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sdarca22's profile

Mentor

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30 Messages

Thursday, December 24th, 2015 10:11 PM

So called "unlimited data" plan rate increase?

I cannot believe the unimitigated gall of AT&T.  I received a letter today extorting me into surrendering my unlimited data plan that has never been unlimited.  I hope the FCC nails you to the wall with fines for your immoral business practices.  We'll see how that court case is resolved.

How can you justify an increase in cost for a service for which you've charged me for several years yet never provided?  How can you sleep at night?

The TWO times we managed to use over 2GB of data in one month, AT&T choked the speed to the point that FaceTime calls regularly dropped.  This did wonders for our attempts to stay in touch with our grandchildren.  So much for helping your customers stay in touch.

Yeah, yeah, some company spokesperson (read: hired liar) will chime in with a bogus explanation about how it "really is unlimited" yet cannot resolve the fact that choking the speed IS limiting the data.


Let me help you understand, since the company cannot comprehend simple English.  Here is how Merriam-Webster defines UNLIMITED:

  • without any limits or restrictions

  • not limited in number or amount

  • lacking any controls : unrestricted<unlimited access>

If you choke the speed, you ARE limiting the data.


This is how a major company treats a customer who has always paid the bill on time and in full since 1983.

 

Precisely what are you charging an additional $5/month for anyway?  It clearly hasn't cost you any extra because you don't allow the data usage to approach even moderate, much less excessive, use.  When you choke the speed the data usage nearly ceases.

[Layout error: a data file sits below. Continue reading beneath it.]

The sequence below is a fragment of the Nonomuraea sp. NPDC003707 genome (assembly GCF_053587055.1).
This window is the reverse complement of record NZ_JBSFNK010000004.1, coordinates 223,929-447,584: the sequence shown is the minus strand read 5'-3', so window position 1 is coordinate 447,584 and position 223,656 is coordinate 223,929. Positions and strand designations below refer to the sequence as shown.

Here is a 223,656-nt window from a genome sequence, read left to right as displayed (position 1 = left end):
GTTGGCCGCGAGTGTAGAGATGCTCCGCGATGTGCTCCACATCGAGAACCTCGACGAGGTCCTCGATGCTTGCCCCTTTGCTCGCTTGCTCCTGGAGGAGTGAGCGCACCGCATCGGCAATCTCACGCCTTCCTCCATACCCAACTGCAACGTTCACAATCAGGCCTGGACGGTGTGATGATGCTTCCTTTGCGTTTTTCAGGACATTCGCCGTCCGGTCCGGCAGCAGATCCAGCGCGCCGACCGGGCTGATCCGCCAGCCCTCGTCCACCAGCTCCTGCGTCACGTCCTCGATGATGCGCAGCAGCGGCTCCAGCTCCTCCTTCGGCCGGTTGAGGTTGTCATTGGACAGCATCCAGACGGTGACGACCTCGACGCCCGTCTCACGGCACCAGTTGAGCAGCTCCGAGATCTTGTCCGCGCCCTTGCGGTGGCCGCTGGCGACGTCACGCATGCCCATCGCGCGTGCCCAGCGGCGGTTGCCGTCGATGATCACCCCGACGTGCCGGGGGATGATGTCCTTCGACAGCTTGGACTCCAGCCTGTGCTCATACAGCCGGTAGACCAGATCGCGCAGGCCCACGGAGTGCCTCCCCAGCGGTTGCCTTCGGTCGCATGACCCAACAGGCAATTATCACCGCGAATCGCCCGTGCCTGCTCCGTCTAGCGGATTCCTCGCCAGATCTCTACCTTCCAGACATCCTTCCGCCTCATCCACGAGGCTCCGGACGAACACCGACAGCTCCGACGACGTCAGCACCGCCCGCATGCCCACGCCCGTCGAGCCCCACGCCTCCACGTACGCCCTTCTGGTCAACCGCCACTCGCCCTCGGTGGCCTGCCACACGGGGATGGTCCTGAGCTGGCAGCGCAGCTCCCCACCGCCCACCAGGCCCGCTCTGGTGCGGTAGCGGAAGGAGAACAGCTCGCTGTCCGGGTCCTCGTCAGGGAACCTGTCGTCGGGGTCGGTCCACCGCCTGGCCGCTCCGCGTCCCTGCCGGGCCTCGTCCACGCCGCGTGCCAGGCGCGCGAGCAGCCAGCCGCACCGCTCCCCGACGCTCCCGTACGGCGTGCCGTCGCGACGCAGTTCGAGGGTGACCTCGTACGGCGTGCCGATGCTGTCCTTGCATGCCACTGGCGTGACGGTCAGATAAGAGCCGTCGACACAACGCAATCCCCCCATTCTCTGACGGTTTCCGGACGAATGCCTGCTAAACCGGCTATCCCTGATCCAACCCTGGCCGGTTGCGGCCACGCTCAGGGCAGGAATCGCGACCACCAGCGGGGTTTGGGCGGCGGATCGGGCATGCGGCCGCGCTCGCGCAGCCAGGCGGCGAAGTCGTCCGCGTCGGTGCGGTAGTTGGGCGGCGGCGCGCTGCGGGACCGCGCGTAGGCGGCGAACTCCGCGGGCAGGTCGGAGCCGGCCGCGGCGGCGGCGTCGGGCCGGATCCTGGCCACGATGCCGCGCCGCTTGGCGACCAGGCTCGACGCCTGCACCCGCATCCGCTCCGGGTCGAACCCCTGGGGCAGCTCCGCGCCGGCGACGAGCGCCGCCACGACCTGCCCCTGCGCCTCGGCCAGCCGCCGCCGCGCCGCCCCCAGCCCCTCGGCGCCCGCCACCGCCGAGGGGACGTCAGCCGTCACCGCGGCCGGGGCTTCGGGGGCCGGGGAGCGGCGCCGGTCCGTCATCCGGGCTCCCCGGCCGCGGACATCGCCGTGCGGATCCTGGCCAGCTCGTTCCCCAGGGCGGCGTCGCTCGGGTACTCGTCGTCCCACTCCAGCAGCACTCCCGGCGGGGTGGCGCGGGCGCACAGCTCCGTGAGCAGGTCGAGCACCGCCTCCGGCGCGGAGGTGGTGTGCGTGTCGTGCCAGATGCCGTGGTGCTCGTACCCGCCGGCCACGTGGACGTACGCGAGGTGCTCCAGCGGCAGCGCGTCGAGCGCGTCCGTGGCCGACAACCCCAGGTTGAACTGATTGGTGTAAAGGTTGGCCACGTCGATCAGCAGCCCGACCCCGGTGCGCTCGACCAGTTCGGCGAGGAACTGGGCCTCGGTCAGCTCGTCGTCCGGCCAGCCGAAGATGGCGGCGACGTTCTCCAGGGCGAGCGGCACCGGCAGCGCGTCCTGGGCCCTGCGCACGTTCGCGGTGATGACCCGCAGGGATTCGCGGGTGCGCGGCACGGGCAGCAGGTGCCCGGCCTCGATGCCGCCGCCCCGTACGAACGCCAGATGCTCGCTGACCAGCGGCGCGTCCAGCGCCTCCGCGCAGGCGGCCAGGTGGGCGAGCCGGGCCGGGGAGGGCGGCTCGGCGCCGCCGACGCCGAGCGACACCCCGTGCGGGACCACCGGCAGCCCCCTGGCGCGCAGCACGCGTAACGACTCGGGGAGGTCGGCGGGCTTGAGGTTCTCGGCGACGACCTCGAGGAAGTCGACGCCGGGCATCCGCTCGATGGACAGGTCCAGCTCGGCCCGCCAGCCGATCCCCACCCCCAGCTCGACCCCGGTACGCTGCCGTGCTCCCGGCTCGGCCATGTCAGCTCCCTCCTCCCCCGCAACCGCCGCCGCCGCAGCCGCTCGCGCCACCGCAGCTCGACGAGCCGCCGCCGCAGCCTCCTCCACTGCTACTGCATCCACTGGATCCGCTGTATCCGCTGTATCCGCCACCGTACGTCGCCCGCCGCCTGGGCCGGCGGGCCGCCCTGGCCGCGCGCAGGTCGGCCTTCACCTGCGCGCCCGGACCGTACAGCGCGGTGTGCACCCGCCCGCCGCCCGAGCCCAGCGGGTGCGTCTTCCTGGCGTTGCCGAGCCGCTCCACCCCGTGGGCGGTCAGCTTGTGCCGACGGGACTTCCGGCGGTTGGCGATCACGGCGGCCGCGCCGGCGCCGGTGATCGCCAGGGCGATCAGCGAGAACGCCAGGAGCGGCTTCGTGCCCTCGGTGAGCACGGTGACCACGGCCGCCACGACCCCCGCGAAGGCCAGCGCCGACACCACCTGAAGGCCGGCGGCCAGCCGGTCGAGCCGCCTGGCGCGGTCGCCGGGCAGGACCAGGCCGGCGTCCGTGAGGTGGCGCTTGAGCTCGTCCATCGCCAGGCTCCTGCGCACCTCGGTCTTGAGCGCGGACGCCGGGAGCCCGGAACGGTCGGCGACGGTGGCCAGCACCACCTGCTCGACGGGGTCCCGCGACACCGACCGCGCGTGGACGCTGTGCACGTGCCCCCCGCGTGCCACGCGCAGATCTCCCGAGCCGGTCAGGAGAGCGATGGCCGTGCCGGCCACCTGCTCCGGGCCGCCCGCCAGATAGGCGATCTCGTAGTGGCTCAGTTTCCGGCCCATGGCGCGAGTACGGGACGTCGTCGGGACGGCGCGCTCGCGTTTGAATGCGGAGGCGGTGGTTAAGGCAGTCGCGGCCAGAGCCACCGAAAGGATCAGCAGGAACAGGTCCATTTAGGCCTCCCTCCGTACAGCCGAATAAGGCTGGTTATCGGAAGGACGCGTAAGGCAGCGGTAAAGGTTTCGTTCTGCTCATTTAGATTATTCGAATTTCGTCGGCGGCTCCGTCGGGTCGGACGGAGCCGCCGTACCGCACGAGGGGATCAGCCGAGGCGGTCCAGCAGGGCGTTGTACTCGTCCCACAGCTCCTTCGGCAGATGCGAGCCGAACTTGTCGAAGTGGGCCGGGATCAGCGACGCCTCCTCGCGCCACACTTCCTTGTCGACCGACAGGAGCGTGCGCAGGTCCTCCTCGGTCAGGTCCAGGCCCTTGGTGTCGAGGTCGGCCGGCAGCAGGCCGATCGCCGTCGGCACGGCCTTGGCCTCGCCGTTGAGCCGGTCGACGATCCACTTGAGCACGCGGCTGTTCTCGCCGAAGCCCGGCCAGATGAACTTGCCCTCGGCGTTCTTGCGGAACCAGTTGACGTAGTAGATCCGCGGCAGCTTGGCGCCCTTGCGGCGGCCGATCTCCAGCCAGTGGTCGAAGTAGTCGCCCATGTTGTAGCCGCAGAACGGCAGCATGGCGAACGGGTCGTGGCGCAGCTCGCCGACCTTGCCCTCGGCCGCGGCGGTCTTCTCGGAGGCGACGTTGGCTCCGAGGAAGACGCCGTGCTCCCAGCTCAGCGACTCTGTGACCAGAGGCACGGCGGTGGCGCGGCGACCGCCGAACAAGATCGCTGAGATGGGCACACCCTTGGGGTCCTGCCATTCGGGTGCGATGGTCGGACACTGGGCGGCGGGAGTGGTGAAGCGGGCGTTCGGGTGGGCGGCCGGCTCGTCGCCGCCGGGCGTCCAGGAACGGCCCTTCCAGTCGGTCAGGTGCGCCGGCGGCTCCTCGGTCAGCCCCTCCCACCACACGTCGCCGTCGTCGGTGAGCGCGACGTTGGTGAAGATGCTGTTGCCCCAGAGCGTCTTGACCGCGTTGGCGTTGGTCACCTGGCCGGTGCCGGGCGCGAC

I think it's time to explore other wireless options.

 

Final clue for the hired liars that will chime in with the party line: If you limit the speed, you limit the data, hence making it a LIMITED data plan.  Now you want to extort more money for this service that you never have provided.

Professor

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3.2K Messages

8 years ago

As I posted in another thread, it is right there in the quick facts

 

https://www.att.com/shop/wireless/unlimited-bundle.html

 

 

After 22GB of data use on a line in a bill cycle, AT&T may slow data speeds on that line during periods of network congestion for the remainder of the bill cycle.

ACE - Expert

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64.7K Messages

8 years ago


@Bornhere wrote:

It's disingenuous of a company (any company) that is a cell provider to tout their speeds and choose, on a whim, to slow down the data on an "unlimited" plan. If it's unlimited it should be truly unlimited at full speed. Maybe they aren't violating TOS but it's just not right. I blame the FCC for letting companies call it unlimited since it's not unlimited at the speed that's generally accepted as the industry standard.

 

It's more than semantics. The word "unlimited" has resonance. They use it to their advantage on advertisements -  just don't read the fine print.